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18 April 2014

Lyda Salmonova

Czech stage and film actress Lyda Salmonova (1889–1968) was married to German actor Paul Wegener and appeared with him in silent horror classics like Der Student von Prag/The Student of Prague (1913) and Der Golem (1915 and 1920).

Lyda Salmonova
German postcard by Ross Verlag, no. 403/3, 1919-1924. Photo: Rembrandt phot. Collection: Didier Hanson.

Silent Horror


Lyda Salmonova (in Germany written as Salmonowa) was born in Prague, Austria-Hungary (now Czech Republic) in 1889. As a girl she took dance classes.

In 1909, she moved to Berlin where she studied acting at the school of the Deutschen Theater. Soon manager-director Max Reinhardt offered her a role. She played a supporting part in the pantomime Sumurun and also played in Der Totentanz by August Strindberg.

One of her first parts in the cinema was the flower girl Lyduschka in the German silent horror film Der Student von Prag/The Student of Prague (Stellan Rye, Paul Wegener, 1913) generally deemed to be the first independent film in history.

Balduin, a poor student (Paul Wegener) rescues a beautiful countess (Grete Berger) and soon becomes obsessed with her. A sorcerer makes a deal with the young man to give him fabulous wealth and anything he wants, if he will sign his name to a contract. The student hurriedly signs the contract, but doesn't know what he's in for.

The film was remade in 1926, under the same title Der Student von Prag/The Student of Prague. Other remakes were produced in 1935 and 2004.

Salmonova and Wegener married in 1913 and would costar in 15 films.

In 1915, she appeared with Wegener in the silent horror film Der Golem/The Monster of Fate, written and directed by Paul Wegenerand Henrik Galeen.

The film is inspired by ancient Jewish legend about the golem, a clay statue brought to life by Rabbi Loew in 16th century Prague to save the Jews from the on-going brutal persecution by the city's rulers.

Der Golem is the first of a trilogy by Wegener, followed by the short comedy Der Golem und die Tänzerin/The Golem and the Dancing Girl (Paul Wegener, Rochus Gliese, 1917) and Der Golem, wie er in die Welt kam/The Golem: How He Came into the World (Carl Boese, Paul Wegener, 1920). In all three films Salmonova played the female lead.

She probably was also in the cast of the horror film Der Bucklige und die Tänzerin/The Hunchback and the Dancer (1920) directed by F. W. Murnau, but the film is considered to be lost.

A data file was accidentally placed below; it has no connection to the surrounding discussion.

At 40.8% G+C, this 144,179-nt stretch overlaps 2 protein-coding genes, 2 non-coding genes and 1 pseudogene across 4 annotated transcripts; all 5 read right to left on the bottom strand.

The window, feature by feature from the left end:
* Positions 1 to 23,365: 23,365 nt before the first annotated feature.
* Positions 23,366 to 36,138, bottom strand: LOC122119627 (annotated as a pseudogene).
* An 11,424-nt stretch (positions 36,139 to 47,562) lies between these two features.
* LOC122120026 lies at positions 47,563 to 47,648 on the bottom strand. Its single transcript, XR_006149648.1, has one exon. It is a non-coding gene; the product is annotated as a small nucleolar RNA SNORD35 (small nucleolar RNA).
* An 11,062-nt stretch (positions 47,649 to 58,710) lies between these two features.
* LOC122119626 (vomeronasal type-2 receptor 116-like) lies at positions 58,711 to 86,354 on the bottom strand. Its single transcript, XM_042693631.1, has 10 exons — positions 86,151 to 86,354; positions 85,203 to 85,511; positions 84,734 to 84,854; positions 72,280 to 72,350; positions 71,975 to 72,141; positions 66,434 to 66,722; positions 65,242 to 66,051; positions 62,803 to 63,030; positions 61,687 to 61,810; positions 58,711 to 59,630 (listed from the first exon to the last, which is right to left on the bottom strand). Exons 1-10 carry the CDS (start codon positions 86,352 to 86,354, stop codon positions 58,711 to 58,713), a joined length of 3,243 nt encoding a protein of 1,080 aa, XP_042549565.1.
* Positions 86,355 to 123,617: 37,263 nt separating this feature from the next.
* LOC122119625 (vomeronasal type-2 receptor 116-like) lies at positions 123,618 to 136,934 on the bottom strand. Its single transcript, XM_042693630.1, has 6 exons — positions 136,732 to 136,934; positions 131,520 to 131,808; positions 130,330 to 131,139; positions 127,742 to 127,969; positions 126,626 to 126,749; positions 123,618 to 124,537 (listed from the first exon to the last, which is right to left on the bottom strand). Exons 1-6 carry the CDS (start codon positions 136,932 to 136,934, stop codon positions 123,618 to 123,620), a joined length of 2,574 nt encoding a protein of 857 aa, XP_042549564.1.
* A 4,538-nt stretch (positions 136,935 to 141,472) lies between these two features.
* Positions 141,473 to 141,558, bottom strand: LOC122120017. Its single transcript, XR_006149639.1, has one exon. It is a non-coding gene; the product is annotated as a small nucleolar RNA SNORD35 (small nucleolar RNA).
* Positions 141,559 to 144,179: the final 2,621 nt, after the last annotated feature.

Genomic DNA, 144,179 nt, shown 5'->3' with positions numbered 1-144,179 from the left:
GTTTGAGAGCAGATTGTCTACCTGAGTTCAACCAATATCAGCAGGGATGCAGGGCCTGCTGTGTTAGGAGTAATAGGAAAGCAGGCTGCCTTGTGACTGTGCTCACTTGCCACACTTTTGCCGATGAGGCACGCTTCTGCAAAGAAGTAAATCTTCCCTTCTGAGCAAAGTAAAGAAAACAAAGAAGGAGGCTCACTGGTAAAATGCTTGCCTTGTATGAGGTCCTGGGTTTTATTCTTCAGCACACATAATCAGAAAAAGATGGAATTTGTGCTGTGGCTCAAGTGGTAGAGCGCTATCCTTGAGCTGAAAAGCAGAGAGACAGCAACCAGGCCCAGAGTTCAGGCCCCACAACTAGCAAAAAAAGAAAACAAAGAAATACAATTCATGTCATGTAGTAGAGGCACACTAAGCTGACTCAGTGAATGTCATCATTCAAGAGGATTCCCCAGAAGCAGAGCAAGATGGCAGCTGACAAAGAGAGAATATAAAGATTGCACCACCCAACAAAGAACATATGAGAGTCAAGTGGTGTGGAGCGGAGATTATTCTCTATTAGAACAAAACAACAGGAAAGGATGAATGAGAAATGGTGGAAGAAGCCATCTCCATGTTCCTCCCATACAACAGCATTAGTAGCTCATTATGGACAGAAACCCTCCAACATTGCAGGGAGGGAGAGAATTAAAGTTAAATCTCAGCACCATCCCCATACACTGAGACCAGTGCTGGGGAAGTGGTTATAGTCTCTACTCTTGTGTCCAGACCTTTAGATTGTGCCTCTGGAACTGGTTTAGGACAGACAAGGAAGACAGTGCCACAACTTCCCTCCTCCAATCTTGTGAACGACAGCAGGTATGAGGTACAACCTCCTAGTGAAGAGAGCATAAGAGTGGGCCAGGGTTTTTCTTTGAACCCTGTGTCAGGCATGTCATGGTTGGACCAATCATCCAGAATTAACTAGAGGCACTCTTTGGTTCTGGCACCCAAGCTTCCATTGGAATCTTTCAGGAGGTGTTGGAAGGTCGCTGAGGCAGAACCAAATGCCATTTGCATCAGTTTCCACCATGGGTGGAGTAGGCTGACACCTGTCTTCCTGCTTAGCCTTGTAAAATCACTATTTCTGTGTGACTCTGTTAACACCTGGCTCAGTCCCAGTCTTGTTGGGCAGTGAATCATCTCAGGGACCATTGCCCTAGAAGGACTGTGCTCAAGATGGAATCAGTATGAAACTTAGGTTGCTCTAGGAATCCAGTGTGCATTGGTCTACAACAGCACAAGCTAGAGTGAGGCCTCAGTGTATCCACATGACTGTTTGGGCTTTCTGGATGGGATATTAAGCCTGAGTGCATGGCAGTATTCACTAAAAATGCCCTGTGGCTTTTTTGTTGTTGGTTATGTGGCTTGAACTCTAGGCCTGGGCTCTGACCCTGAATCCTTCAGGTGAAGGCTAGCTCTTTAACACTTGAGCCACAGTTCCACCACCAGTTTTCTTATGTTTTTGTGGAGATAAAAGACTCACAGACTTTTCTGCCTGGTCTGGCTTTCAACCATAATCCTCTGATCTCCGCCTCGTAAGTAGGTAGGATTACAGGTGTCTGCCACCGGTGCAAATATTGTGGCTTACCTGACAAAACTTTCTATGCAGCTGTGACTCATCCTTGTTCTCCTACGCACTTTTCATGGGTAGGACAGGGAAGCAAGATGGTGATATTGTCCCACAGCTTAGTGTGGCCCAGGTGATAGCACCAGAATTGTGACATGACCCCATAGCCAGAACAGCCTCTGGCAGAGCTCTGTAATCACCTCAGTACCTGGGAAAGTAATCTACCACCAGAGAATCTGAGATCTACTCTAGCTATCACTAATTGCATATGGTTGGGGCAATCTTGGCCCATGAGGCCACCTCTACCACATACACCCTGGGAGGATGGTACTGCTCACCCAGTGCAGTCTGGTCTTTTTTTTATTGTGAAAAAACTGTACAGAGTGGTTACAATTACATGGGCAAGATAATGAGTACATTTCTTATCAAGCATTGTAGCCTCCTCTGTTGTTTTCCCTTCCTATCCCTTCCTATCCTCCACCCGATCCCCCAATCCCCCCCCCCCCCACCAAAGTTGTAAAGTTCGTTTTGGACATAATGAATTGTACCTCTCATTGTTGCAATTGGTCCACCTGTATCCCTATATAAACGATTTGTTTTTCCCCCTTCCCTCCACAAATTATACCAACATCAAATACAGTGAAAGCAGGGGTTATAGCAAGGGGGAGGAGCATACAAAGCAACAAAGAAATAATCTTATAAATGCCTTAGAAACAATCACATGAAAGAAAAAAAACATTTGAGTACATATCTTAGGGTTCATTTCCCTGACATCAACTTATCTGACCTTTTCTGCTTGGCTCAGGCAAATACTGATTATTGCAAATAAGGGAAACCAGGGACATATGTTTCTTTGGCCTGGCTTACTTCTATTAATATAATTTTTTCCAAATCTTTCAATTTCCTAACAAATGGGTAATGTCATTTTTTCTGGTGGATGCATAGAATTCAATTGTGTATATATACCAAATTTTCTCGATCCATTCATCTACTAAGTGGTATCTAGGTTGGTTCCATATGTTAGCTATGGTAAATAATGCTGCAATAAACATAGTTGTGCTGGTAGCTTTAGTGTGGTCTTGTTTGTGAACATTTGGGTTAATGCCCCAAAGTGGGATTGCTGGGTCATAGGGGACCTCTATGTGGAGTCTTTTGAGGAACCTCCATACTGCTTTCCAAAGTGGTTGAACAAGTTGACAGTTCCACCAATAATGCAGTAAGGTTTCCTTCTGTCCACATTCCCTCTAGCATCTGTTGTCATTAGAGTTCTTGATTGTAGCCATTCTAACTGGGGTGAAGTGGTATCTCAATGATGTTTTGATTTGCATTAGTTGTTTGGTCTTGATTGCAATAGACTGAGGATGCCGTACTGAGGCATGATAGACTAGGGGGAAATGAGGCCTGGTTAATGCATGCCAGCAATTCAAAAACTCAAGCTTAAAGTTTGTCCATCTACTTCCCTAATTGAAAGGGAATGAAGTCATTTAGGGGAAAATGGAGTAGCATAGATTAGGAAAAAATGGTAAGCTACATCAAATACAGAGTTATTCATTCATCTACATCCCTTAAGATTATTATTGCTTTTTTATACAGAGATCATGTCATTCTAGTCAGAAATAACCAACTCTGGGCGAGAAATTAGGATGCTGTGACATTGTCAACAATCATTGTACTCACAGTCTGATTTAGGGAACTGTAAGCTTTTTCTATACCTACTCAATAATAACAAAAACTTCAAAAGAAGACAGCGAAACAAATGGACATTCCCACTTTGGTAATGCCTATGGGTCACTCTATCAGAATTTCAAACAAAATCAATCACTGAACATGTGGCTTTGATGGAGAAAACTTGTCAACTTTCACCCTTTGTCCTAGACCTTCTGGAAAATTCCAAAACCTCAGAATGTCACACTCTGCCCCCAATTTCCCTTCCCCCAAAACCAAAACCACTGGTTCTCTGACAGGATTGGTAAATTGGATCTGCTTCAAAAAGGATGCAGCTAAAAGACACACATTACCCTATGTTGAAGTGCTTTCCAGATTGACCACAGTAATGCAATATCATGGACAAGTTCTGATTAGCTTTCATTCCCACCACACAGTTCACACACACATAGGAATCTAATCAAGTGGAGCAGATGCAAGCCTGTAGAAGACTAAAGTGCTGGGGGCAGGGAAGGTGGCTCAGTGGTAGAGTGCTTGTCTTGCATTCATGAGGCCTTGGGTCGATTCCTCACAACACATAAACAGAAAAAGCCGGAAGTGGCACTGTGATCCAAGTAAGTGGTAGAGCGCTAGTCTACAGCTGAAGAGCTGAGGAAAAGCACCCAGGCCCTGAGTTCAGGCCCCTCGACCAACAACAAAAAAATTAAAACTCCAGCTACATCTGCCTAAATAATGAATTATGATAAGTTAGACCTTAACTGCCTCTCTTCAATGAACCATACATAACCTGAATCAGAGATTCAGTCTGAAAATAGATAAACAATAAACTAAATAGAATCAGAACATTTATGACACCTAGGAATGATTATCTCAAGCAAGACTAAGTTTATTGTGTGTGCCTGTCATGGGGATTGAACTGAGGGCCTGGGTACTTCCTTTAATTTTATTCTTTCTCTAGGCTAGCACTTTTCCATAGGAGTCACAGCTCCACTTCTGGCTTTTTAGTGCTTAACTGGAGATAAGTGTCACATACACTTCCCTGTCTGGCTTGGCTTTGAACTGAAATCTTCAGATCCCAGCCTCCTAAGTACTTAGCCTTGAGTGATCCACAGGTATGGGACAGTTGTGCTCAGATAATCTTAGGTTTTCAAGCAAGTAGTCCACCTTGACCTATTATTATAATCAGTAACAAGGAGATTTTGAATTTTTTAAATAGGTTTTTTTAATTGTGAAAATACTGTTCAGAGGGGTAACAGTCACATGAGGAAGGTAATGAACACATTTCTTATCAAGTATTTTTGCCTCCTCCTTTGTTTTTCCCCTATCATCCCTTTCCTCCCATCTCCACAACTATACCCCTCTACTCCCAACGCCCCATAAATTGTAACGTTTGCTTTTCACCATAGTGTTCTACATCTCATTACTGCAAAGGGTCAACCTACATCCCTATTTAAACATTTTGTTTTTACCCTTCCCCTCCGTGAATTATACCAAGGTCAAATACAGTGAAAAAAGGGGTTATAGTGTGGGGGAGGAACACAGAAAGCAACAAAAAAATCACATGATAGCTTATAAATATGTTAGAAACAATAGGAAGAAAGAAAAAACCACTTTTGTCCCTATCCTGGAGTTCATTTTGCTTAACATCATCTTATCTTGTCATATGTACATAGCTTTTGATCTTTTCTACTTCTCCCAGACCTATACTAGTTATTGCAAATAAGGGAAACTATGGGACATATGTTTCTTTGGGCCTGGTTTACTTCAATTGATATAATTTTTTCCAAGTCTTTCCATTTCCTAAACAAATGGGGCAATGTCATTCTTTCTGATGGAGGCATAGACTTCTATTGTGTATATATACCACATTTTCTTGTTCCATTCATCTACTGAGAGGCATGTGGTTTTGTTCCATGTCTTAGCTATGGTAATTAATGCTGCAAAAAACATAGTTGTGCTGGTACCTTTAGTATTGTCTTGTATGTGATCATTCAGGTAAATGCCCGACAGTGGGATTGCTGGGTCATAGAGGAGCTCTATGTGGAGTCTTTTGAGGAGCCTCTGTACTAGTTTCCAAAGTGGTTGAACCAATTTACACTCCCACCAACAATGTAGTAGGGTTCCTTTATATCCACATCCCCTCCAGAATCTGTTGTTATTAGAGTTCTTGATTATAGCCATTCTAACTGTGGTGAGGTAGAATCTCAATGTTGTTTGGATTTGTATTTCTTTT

Paul Wegener
Paul Wegener. German postcard by Verlag Hermann Leiser, Berlin-Wilh., no. 278.

Wandering Souls


During the early 1920s, Lyda Salmonova appeared in silent films like the adventure film Brennendes Land/Burning Country (Heinz Herald, 1921) starring Marie Wismar, Ernst Deutsch and Kurt Vespermann. She also played a supporting part in the drama Irrende Seelen/Wandering Souls (Carl Froelich, 1921) starring Asta Nielsen, and based on the novel The Idiot by Fyodor Dostoyevsky.

She also appeared in the historical epic Das Weib des Pharao/The Loves of Pharaoh (Ernst Lubitsch, 1922) starring Emil Jannings. A complete version of the film had been considered lost for years, but in 2011 a digitally restored and reconstructed version premièred including the original music by composer Eduard Künneke that had been commissioned for the film by Lubitsch. The Loves of Pharaoh was Lubitsch last German feature before he migrated to Hollywood in 1923.

Salmonova also had a part in the silent historic film Lucrezia Borgia/Lucretia Borgia (Richard Oswald, 1922) featuring Liane Haid.

Her biggest roles were in the films by her husband Paul Wegener. One of their last collaborations was Herzog Ferrantes Ende/Duke Ferrantes End (Paul Wegener, Rochus Gliese, 1922). Her last film was S.O S. Die Insel der Tränen/S.O.S. The island of tears (Lothar Mendes, 1923), as the wife of Paul Wegener.

In 1923 the two divorced and Lyda Salmonova’s film career stopped. She only performed on stage till the early 1930s. She started to work as an acting teacher. She worked at the Ufa film school in Potsdam-Babelsberg and under the name of Lyda Wegener she started her own theatre school.

During the war years she lived in Berlin and was bombed there several times. After the war, she returned to her birthplace Prague. Lyda Salmonova died in 1968 in Prague. She was 79.

133 Paul Wegener & Lyda Salmonova_Cigaretten Bilderdienst Altona-Bahrenfeld (Vom Werden deutscher Filmkunst. Der Stümme Film; 133)
Paul Wegener and Lyda Salmonova. German collectors card by Cigaretten Bilderdienst Altona-Bahrenfeld, no. 133 (Vom Werden deutscher Filmkunst. Der Stümme Film). Collection: Manuel Palomino Arjona.

009 Paul Wegener & Lyda Salmonova_Cigaretten Bilderdienst Altona-Bahrenfeld (Vom Werden deutscher Filmkunst. Der Stümme Film; 9)
Paul Wegener and Lyda Salmonova. German collectors card by Cigaretten Bilderdienst Altona-Bahrenfeld, no. 9 (Vom Werden deutscher Filmkunst. Der Stümme Film). Collection: Manuel Palomino Arjona.

086 Paul Wegener & Lyda Salmonova_Cigaretten Bilderdienst Altona-Bahrenfeld (Vom Werden deutscher Filmkunst. Der Stümme Film; 86)
Paul Wegener and Lyda Salmonova. German collectors card by Cigaretten Bilderdienst Altona-Bahrenfeld, no. 86 (Vom Werden deutscher Filmkunst. Der Stümme Film). Collection: Manuel Palomino Arjona.

Sources: Film Zeit.de (German), Wikipedia (German and English), and IMDb.

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